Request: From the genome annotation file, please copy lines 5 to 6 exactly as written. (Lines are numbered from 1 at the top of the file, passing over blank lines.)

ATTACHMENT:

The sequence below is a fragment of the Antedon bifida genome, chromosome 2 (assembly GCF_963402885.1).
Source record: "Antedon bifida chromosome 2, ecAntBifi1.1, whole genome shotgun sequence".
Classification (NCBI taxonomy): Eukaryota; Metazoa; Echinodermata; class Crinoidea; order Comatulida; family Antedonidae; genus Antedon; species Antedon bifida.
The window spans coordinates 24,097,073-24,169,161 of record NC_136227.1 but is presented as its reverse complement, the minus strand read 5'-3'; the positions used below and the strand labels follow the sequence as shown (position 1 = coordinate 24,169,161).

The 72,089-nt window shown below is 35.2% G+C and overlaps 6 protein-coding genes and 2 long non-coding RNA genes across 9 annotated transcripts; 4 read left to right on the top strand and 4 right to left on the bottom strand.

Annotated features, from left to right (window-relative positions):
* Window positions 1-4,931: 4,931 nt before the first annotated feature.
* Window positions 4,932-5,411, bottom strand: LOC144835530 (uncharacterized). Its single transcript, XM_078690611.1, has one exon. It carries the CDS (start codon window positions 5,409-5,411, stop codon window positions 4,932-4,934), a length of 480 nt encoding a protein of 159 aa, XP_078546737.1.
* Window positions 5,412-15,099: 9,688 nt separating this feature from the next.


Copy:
The 72,089-nt window shown below is 35.2% G+C and overlaps 6 protein-coding genes and 2 long non-coding RNA genes across 9 annotated transcripts; 4 read left to right on the top strand and 4 right to left on the bottom strand.

Annotated features, from left to right (window-relative positions):